Nigeria may have no polio cases next year, says Bill Gates
NAIROBI (Reuters) - Nigeria could cut the number of polio cases to zero next year and be declared free of the disease in 2018 even though a national eradication campaign has had to contend with an insurgency in the north, Bill Gates told Reuters.
The Bill and Melinda Gates Foundation supports the global initiative to wipe out polio, which includes a campaign in Nigeria, one of three nations where the crippling virus is still endemic. The other two are Pakistan and Afghanistan.
"We have got all the challenges up in northern Nigeria, the violence from Boko Haram, and the distraction of an upcoming election," Gates said in a telephone interview, referring to an Islamist rebel group that has in the past targeted vaccination workers, and to Nigeria's national vote next year.
"Despite all that, we’ve got by far the lowest numbers of cases ever," he said. “We hope by the end of next year we’d be at zero." He added that if there were no more cases for three years after that, Nigeria could be certified clear in 2018.
The technology billionaire-turned-global philanthropist was speaking last week before a speech on Thursday at Addis Ababa University on development in Africa, mainly in health and agriculture.
“We’ve got a pretty optimistic view of what can happen in Africa in those two areas,” he said before his trip to Ethiopia, a nation stricken by famine 30 years ago but which has doubled farm output in the last eight years.
In health work, one of his most high-profile programs is the fight against malaria, the mosquito-borne disease that infects more than 200 million people a year and kills more than 600,000 people. Nine out of 10 deaths are in Africa.
The campaign includes promoting bed nets, protecting homes with insecticide sprays and using the artemisinin drug in treatment to bring down fatalities, he said.
"On the negative side, we have artemisinin resistance emerging in southeast Asia, and that can take away the very best drug tool we have right now," he said, adding that there were efforts to contain that problem from spreading.
British drugmaker GlaxoSmithKline is seeking regulatory approval for the world's first vaccine, known as RTS,S, which has been supported by Gates and which he said would help in the battle although it was only "partially effective."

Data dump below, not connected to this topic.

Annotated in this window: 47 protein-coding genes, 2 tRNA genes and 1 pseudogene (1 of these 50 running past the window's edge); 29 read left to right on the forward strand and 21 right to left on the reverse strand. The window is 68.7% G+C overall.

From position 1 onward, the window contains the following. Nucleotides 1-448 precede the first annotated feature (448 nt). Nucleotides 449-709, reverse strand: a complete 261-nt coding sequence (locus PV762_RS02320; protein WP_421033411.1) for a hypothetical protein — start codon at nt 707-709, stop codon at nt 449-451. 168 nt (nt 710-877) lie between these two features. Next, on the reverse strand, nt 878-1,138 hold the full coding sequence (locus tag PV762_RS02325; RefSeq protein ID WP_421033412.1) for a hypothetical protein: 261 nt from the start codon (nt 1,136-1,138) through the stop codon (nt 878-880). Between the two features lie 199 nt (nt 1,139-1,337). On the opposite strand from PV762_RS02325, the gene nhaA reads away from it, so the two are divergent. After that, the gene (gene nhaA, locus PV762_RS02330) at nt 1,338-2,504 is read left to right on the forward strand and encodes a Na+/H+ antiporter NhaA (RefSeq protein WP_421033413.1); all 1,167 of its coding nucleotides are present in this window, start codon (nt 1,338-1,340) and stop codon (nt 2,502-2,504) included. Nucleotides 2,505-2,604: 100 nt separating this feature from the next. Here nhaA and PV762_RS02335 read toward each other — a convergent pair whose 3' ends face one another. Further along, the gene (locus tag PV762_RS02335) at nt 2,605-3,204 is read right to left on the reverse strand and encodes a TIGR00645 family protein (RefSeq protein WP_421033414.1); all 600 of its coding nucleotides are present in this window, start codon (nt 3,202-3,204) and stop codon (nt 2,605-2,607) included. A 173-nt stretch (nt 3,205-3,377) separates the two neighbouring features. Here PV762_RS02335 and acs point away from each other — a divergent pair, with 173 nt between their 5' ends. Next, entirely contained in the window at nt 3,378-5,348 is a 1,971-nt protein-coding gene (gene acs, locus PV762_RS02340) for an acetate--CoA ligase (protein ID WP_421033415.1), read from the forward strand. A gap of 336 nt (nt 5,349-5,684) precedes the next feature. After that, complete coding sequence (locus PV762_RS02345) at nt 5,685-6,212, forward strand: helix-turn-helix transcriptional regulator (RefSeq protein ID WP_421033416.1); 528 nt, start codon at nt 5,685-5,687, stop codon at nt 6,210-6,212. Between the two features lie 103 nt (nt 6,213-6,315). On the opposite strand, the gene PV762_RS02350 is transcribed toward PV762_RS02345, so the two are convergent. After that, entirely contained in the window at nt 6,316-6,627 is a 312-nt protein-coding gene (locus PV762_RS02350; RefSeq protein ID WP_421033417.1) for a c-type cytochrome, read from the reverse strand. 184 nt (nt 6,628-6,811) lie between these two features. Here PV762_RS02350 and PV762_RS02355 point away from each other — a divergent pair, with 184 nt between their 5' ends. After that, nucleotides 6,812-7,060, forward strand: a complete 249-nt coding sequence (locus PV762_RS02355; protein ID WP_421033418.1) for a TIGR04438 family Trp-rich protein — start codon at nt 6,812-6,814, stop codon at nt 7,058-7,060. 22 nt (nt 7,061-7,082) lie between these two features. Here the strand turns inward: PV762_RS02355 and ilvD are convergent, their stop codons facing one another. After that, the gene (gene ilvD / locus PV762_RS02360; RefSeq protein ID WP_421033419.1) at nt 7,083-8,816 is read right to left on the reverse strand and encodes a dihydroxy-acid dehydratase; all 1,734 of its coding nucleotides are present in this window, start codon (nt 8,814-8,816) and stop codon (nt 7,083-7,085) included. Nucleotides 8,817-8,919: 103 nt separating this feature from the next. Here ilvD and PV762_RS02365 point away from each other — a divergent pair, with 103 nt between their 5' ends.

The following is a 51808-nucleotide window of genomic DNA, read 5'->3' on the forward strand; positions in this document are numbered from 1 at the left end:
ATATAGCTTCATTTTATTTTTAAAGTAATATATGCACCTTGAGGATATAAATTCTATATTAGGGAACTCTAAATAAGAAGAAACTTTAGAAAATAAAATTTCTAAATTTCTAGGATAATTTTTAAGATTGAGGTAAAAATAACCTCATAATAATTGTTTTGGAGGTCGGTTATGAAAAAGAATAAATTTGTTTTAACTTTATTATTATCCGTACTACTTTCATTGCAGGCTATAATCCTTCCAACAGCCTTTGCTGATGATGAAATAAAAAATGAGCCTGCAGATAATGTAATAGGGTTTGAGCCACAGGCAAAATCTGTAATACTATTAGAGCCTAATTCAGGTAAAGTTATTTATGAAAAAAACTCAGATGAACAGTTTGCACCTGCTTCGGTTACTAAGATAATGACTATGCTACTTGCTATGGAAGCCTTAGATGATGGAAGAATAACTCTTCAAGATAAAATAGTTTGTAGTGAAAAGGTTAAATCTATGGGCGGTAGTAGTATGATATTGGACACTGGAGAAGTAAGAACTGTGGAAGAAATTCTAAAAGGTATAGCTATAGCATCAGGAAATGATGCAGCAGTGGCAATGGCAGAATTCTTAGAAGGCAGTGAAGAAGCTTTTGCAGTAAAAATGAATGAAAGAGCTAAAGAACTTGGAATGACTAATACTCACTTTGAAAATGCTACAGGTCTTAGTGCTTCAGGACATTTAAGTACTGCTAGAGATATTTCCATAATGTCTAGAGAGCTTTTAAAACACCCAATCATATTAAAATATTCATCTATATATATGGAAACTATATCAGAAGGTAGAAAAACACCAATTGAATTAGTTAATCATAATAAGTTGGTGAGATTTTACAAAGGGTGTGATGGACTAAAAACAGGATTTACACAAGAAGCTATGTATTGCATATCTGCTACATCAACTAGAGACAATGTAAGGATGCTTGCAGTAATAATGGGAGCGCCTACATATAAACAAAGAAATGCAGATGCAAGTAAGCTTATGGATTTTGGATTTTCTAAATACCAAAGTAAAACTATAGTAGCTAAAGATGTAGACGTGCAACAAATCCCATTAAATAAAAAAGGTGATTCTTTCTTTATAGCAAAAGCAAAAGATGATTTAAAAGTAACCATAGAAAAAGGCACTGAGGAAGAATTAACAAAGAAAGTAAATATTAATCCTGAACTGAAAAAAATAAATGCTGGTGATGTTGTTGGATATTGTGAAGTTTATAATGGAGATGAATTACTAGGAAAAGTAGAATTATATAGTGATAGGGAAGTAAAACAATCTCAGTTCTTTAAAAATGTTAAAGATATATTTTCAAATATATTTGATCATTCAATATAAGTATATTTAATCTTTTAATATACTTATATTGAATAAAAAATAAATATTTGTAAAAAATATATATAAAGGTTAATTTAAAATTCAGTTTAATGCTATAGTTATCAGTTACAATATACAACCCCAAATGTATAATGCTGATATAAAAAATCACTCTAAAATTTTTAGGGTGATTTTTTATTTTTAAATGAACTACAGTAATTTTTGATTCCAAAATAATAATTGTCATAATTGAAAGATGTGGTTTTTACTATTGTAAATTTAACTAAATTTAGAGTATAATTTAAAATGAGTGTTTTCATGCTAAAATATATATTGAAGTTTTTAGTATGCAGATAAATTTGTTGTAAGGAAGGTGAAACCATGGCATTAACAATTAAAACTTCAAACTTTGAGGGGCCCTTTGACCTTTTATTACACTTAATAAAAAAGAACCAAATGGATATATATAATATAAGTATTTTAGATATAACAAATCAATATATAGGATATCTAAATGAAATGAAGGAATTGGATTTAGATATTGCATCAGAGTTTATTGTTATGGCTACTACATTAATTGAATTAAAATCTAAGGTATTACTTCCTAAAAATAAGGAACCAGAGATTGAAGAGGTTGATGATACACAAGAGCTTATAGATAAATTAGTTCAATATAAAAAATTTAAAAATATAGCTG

"We are investing in other malarial vaccines but just given the complexity and time for doing trials we won’t have a second-generation vaccine for like four or five years," he said.
In agriculture, his foundation is the primary backer of the eight-year-old Alliance for a Green Revolution in Africa, which supports smallholder farmers with projects ranging from improving seed varieties to increasing soil fertility.
Productivity in Africa per hectare where most farmers till small plots is only about a fifth that of the United States and Europe, where farms are far bigger and better equipped.
Global research has often focused on improving rice, wheat and maize, while popular African staples like sorghum, cassava and millet have received less attention, Gates said, adding that his foundation was seeking to redress some of that imbalance.
Bringing down fertilizer prices, better understanding of soils and improving credit systems were vital to boosting output in Africa, while making sure knowledge and expertise reached smallholders in far-flung places was also valuable, he said.
The Digital Green project, which is supported by the foundation, aimed to help exchange knowledge between smallholder farmers via video clips that could be watched on smartphones. In Africa, the program runs in Ethiopia, Ghana and Tanzania.
Gates said this encouraged better adoption of new practices because farmers were listening "to somebody speaking local dialect and working on the same problem they are."
The man behind Microsoft said he was also backing "old school" projects using radio to spread better techniques. That project operates in Mali, Burkina Faso, Ghana, Ethiopia, Tanzania, Uganda and Malawi.
While expertise extension programs were proving effective in countries like Ethiopia, he said: "There are lot of countries in Africa where the extension system is hardly working at all, and there we work with the government to improve that."
(Editing by Hugh Lawson)